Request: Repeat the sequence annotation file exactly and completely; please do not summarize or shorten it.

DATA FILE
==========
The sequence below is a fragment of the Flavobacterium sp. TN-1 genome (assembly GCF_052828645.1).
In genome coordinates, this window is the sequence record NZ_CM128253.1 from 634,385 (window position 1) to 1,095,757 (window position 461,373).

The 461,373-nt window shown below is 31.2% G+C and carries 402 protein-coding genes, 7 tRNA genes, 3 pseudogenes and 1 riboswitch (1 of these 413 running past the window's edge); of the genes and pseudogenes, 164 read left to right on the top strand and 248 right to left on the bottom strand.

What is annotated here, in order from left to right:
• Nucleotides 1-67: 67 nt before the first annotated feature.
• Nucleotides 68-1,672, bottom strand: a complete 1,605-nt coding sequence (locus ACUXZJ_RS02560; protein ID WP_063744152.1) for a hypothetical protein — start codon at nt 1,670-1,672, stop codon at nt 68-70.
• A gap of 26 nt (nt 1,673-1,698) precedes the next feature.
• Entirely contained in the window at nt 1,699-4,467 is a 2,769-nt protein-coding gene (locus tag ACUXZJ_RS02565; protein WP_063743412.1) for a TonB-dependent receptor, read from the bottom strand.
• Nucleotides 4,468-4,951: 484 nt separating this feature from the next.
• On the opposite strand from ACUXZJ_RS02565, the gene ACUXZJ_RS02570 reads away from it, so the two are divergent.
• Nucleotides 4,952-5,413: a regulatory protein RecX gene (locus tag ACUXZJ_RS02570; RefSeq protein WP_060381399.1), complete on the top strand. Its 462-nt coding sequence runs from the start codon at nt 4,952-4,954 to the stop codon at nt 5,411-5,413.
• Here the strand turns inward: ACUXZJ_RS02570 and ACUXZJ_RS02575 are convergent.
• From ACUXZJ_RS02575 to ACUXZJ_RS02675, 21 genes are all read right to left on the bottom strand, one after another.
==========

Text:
The sequence below is a fragment of the Flavobacterium sp. TN-1 genome (assembly GCF_052828645.1).
In genome coordinates, this window is the sequence record NZ_CM128253.1 from 634,385 (window position 1) to 1,095,757 (window position 461,373).

The 461,373-nt window shown below is 31.2% G+C and carries 402 protein-coding genes, 7 tRNA genes, 3 pseudogenes and 1 riboswitch (1 of these 413 running past the window's edge); of the genes and pseudogenes, 164 read left to right on the top strand and 248 right to left on the bottom strand.

What is annotated here, in order from left to right:
• Nucleotides 1-67: 67 nt before the first annotated feature.
• Nucleotides 68-1,672, bottom strand: a complete 1,605-nt coding sequence (locus ACUXZJ_RS02560; protein ID WP_063744152.1) for a hypothetical protein — start codon at nt 1,670-1,672, stop codon at nt 68-70.
• A gap of 26 nt (nt 1,673-1,698) precedes the next feature.
• Entirely contained in the window at nt 1,699-4,467 is a 2,769-nt protein-coding gene (locus tag ACUXZJ_RS02565; protein WP_063743412.1) for a TonB-dependent receptor, read from the bottom strand.
• Nucleotides 4,468-4,951: 484 nt separating this feature from the next.
• On the opposite strand from ACUXZJ_RS02565, the gene ACUXZJ_RS02570 reads away from it, so the two are divergent.
• Nucleotides 4,952-5,413: a regulatory protein RecX gene (locus tag ACUXZJ_RS02570; RefSeq protein WP_060381399.1), complete on the top strand. Its 462-nt coding sequence runs from the start codon at nt 4,952-4,954 to the stop codon at nt 5,411-5,413.
• Here the strand turns inward: ACUXZJ_RS02570 and ACUXZJ_RS02575 are convergent.
• From ACUXZJ_RS02575 to ACUXZJ_RS02675, 21 genes are all read right to left on the bottom strand, one after another.